Study: Gov't Subsidies to Blame for Skyrocketing Tuition
But let's give out more "free stuff."
In 1987, President Ronald Reagan’s Education Secretary William Bennett took to the pages of The New York Times to opine against the rising cost of higher education. Tuition was increasing beyond the rate of inflation, and the quality of education was little changed. His idea why? The U.S. government and its generous student loan program was at fault. “If anything, increases in financial aid in recent years have enabled colleges and universities blithely to raise their tuitions, confident that Federal loan subsidies would help cushion the increase,” Bennett declared, thus creating what has become known as the “Bennett hypothesis.”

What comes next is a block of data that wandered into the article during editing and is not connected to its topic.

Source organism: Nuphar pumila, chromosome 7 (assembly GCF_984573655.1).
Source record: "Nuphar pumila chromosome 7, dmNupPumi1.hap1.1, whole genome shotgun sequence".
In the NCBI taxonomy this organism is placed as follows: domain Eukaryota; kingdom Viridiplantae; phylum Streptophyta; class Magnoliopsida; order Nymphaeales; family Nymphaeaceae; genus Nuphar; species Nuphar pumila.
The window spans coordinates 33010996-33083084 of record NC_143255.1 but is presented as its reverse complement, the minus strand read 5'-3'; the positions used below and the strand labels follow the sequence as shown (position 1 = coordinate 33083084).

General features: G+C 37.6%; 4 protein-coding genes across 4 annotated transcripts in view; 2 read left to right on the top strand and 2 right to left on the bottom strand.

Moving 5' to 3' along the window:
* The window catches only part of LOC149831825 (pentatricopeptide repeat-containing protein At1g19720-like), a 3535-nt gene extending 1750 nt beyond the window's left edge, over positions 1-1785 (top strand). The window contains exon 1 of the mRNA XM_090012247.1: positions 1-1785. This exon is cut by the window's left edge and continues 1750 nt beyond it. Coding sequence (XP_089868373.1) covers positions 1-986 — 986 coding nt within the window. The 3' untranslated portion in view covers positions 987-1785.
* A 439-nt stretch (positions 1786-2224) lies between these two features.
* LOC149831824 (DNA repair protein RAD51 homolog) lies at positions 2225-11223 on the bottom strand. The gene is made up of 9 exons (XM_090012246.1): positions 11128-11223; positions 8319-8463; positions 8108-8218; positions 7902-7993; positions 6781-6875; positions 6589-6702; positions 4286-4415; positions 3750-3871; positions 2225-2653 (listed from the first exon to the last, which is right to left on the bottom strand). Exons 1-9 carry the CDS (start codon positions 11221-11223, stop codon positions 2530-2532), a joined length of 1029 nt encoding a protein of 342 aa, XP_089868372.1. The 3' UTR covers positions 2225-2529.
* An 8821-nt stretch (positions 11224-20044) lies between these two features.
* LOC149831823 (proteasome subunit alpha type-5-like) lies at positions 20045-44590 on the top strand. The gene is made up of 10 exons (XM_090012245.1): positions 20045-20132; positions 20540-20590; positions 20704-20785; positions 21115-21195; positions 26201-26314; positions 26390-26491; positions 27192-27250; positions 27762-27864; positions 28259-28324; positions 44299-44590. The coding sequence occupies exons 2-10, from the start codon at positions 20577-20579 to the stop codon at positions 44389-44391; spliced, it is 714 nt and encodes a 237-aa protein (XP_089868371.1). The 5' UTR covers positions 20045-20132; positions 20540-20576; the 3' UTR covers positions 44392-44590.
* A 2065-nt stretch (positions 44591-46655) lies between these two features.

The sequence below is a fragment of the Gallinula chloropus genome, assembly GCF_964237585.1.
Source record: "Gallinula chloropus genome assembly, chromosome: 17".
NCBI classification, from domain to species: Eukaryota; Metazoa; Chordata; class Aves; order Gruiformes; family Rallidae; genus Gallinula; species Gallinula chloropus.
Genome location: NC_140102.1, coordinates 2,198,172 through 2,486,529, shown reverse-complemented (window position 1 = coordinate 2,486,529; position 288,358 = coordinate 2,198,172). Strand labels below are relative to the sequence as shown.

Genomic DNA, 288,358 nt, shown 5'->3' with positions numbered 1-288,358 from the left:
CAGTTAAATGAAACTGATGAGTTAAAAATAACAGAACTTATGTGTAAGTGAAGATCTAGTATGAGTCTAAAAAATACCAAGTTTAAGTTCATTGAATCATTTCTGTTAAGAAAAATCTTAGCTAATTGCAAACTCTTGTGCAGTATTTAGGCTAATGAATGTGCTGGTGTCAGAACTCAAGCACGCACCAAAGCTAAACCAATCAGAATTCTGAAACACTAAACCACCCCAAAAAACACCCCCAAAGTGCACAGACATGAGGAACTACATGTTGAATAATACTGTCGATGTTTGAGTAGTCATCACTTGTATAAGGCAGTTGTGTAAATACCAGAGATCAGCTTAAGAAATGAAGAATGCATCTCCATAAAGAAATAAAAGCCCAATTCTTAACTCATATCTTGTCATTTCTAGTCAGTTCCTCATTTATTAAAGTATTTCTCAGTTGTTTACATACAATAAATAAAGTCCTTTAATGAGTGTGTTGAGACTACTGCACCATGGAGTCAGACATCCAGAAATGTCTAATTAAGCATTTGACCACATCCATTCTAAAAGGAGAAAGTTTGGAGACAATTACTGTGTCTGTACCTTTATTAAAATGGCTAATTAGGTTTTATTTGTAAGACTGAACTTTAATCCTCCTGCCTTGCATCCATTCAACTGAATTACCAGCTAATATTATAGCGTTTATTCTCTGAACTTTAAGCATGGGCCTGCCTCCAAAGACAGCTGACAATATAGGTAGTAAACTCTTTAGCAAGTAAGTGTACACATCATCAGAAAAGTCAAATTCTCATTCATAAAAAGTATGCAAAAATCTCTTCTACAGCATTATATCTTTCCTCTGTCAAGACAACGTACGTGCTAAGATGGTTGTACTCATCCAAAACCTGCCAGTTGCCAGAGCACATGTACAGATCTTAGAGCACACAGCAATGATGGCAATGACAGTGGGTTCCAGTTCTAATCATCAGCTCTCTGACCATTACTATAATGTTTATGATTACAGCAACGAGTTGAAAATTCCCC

Today, college is viewed as a necessity and priced as a luxury. The situation has gotten so bad that a study found that college loans can affect college-educated citizens’ ability to save for retirement. Now, a study published by the National Bureau of Economic Research joins the growing body of research that supports Bennett’s hypothesis that the government was at fault for stepping into the college funding game. According to the researchers, “Existing theories can fully explain the increase in net tuition between 1987 and 2010. Our model suggests demand-side theories have the most predictive power. In fact, our results show the Bennett hypothesis can fully account for the tuition increase on its own.” And to think politicians want to “solve” the problem of college availability with more subsidies and more free stuff.